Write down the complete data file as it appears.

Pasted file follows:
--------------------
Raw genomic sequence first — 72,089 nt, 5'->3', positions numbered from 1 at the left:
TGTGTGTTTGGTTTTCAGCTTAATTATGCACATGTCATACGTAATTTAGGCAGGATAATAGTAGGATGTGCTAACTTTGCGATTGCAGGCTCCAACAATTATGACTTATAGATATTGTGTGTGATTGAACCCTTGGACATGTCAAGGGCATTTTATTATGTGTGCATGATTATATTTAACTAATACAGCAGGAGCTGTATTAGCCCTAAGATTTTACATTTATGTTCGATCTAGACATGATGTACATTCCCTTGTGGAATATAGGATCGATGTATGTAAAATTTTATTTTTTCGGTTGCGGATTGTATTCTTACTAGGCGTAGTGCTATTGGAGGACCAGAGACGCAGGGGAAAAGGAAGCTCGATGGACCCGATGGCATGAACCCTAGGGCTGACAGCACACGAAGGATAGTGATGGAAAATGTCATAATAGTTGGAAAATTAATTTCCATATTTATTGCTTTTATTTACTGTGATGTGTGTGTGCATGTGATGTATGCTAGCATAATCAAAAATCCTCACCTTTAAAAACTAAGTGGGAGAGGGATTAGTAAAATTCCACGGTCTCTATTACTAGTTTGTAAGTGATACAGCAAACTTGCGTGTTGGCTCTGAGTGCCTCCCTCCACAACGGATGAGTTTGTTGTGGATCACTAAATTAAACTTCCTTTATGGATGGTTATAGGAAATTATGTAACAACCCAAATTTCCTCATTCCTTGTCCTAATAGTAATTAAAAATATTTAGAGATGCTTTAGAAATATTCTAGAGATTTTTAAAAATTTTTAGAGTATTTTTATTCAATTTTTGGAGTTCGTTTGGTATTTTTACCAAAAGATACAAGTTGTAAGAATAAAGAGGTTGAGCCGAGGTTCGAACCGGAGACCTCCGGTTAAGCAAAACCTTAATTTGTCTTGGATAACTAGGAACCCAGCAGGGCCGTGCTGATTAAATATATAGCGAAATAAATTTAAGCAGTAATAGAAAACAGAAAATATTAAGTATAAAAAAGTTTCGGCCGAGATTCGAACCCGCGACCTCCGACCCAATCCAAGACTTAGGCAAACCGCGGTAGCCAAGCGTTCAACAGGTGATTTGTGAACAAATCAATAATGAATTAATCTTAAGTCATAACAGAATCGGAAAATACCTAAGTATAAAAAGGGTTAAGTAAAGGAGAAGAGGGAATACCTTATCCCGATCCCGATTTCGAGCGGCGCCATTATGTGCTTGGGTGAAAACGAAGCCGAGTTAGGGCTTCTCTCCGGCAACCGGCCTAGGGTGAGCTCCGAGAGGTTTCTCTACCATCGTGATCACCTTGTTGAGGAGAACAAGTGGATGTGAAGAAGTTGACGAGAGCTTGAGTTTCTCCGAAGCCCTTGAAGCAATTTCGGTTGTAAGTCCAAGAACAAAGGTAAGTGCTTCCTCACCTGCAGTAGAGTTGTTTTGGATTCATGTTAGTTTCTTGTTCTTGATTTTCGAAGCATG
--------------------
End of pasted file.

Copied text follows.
Raw genomic sequence first — 72,089 nt, 5'->3', positions numbered from 1 at the left:
TGTGTGTTTGGTTTTCAGCTTAATTATGCACATGTCATACGTAATTTAGGCAGGATAATAGTAGGATGTGCTAACTTTGCGATTGCAGGCTCCAACAATTATGACTTATAGATATTGTGTGTGATTGAACCCTTGGACATGTCAAGGGCATTTTATTATGTGTGCATGATTATATTTAACTAATACAGCAGGAGCTGTATTAGCCCTAAGATTTTACATTTATGTTCGATCTAGACATGATGTACATTCCCTTGTGGAATATAGGATCGATGTATGTAAAATTTTATTTTTTCGGTTGCGGATTGTATTCTTACTAGGCGTAGTGCTATTGGAGGACCAGAGACGCAGGGGAAAAGGAAGCTCGATGGACCCGATGGCATGAACCCTAGGGCTGACAGCACACGAAGGATAGTGATGGAAAATGTCATAATAGTTGGAAAATTAATTTCCATATTTATTGCTTTTATTTACTGTGATGTGTGTGTGCATGTGATGTATGCTAGCATAATCAAAAATCCTCACCTTTAAAAACTAAGTGGGAGAGGGATTAGTAAAATTCCACGGTCTCTATTACTAGTTTGTAAGTGATACAGCAAACTTGCGTGTTGGCTCTGAGTGCCTCCCTCCACAACGGATGAGTTTGTTGTGGATCACTAAATTAAACTTCCTTTATGGATGGTTATAGGAAATTATGTAACAACCCAAATTTCCTCATTCCTTGTCCTAATAGTAATTAAAAATATTTAGAGATGCTTTAGAAATATTCTAGAGATTTTTAAAAATTTTTAGAGTATTTTTATTCAATTTTTGGAGTTCGTTTGGTATTTTTACCAAAAGATACAAGTTGTAAGAATAAAGAGGTTGAGCCGAGGTTCGAACCGGAGACCTCCGGTTAAGCAAAACCTTAATTTGTCTTGGATAACTAGGAACCCAGCAGGGCCGTGCTGATTAAATATATAGCGAAATAAATTTAAGCAGTAATAGAAAACAGAAAATATTAAGTATAAAAAAGTTTCGGCCGAGATTCGAACCCGCGACCTCCGACCCAATCCAAGACTTAGGCAAACCGCGGTAGCCAAGCGTTCAACAGGTGATTTGTGAACAAATCAATAATGAATTAATCTTAAGTCATAACAGAATCGGAAAATACCTAAGTATAAAAAGGGTTAAGTAAAGGAGAAGAGGGAATACCTTATCCCGATCCCGATTTCGAGCGGCGCCATTATGTGCTTGGGTGAAAACGAAGCCGAGTTAGGGCTTCTCTCCGGCAACCGGCCTAGGGTGAGCTCCGAGAGGTTTCTCTACCATCGTGATCACCTTGTTGAGGAGAACAAGTGGATGTGAAGAAGTTGACGAGAGCTTGAGTTTCTCCGAAGCCCTTGAAGCAATTTCGGTTGTAAGTCCAAGAACAAAGGTAAGTGCTTCCTCACCTGCAGTAGAGTTGTTTTGGATTCATGTTAGTTTCTTGTTCTTGATTTTCGAAGCATG